"Now Jericho was straitly shut up because of the children of Israel none went out, and none came in (Joshua 6.1)."
Rahab the harlot waited in the city of destruction, as did all the inhabitants of Jericho. They waited for the army of the living God to attack and destroy. It could not be known how or when this devastation would occur until the Israelites appeared. But, from the confession of Rahab unto the spies, it is clear that all the city was in a state of terror. (Joshua 2.9)
However, the anticipation of Rahab the harlot differed from the rest, as much as day differs from night, and holiness differs from evil. All the residents of Jericho, including Rahab, were condemned sinners. They were accursed of the Lord. But with Rahab, there was a token of mercy. Hanging from her window was a scarlet thread that distinguished her from all the rest. This was the mark of a covenant relationship she had with Israel, and except for those of her family also embraced in the covenant, no one else in the city had any reason to hope in deliverance.
So, at the appointed time the massed army of Israel appeared at the walls of the city. No doubt but all the Caananites inside were terrorized at the awesome sight. To them, destruction was at hand. Conversely, Rahab must have been overjoyed at the sight of the delivering host approaching the battlements of the city. Her moment of deliverance was imminent; or so it seemed, on seeing the army.
How very often do we discover, like Rahab and the citizens of Jericho, that things are not as they often appear; especially in the dealings of the Lord. Instead of the army of Israel storming the walls to destroy on the one hand, and to deliver on the other, they began a most solemn march about the city walls. They marched; priests with trumpets; priests bearing the ark of the covenant, and the army in armed assemblage treading around the city in total silence, except the trumpets blowing. No man spoke or shouted. We do not know the exact number of those in this mighty host, but it was in the thousands, and they could not traverse the distance around the city in minutes. It probably took them several hours.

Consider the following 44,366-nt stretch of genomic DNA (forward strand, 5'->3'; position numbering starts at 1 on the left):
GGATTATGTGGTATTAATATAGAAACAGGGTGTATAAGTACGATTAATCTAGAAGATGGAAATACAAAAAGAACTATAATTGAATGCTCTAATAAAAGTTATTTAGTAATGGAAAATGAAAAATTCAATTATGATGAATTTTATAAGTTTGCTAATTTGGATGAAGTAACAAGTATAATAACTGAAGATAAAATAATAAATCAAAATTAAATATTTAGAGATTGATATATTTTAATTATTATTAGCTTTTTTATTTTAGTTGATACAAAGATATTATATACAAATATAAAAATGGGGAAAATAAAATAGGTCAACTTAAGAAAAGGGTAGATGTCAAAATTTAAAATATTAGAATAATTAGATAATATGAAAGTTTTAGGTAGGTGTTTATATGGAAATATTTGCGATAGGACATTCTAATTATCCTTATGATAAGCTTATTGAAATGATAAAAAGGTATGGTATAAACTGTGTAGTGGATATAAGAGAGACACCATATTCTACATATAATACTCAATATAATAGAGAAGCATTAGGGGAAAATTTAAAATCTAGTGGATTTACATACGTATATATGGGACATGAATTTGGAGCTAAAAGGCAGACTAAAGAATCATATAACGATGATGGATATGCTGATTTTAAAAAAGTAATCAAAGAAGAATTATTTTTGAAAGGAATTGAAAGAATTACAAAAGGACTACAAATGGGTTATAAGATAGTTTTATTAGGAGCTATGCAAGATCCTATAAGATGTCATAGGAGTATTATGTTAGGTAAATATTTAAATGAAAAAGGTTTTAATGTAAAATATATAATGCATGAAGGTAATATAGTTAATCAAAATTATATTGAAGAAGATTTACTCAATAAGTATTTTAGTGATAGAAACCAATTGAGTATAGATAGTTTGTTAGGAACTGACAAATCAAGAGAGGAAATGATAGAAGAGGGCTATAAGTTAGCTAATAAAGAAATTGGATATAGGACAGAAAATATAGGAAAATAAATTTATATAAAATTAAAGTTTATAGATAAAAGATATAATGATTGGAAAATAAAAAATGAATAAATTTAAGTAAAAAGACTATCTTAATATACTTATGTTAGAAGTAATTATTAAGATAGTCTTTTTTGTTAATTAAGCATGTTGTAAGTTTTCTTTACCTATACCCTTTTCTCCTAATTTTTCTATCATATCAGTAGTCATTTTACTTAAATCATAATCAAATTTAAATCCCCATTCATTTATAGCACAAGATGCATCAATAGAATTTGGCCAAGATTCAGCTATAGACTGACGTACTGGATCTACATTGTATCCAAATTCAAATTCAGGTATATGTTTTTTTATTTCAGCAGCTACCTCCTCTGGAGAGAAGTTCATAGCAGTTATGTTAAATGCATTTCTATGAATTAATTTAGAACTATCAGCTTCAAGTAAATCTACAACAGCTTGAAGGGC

Can we not reasonably assume that at the first, when the army of Israel did not attack their walls, the city was perplexed, and Rahab, along with them, knew not what to make of it. By day's end, the residents of Jericho were probably breathing a huge sigh of relief. Why, they could not explain, but they were for the moment safe. Dare they hope? Could it be their worst fears would not be realized? They were alive, and that was, for the moment, all that mattered.
And what of Rahab? Can we possibly imagine a worse disappointment? With expectant hopes, she watched her deliverers come, and then as suddenly go away. What could be the matter? Was she confused; or worse yet, was she deceived in the matter? Could the spies have betrayed her, or perhaps had she only been fooling herself? Whatever the reason, she must have been bitterly saddened. Rahab had experienced hope deferred, and she was sick at heart (Proverbs 13.12). Surely it was a long night of reflection and sober consideration for this poor confused woman.
The morning dawned. Jericho was still secure, and Rahab remained yet among that accursed people. Again the host of Israel appeared at the wails of the city. Would Rahab be delivered? Would Jericho be destroyed? Again, just as on the previous day the assembled host circled the city, and neither Rahab was delivered nor Jericho destroyed. Dare the shrinking hoard hope? Or, for that matter, would Rahab despair? It surely is not an exaggeration to comment that by then the city was, for the moment, feeling a lot better, while poor Rahab conjectured if she dare even hope for hope.
And so it went the third day, and the rest of the week. Israel marched around the city for six days, and showed no sign of carrying out an attack, nor did they make any show of rescuing the pitiful harlot. By that time the inhabitants must have decided that they were, after all, secure. Rahab may well have reconciled herself to a wretched future. On the one hand the wicked entertain expectations of deliverance; on the other hand Rahab's "hope deferred" resigned her to bitterness.
The seventh day arrived. Blessed day it was. The enemies of Jehovah, without exception, were soon to be destroyed, though by then they thought not, and Rahab was to be delivered, even though she had probably abandoned the prospects. Even so, her hope deferred was finally, on the day God had decreed, realized. "How foolish I was to doubt." "What a miserable unbeliever I am." These and a thousand other thoughts filled her soul as she and hers" were brought out safe at last. Reader, can you in some measure see yourself here?
False hopes were then forever dashed for Jericho. The awful end had come, though some bright expectations of a reversal had just moments before been in their minds. With them it was as the servant of old recorded. "So are the paths of all that forget God; and the hypocrites hope shall perish: Whose hope shall be cut off, and whose trust shall be a spider's web. He shall lean upon his house, but it shall not stand he shall hold it fast, but it shall not endure (Job 8.13-15)."
May - June 1992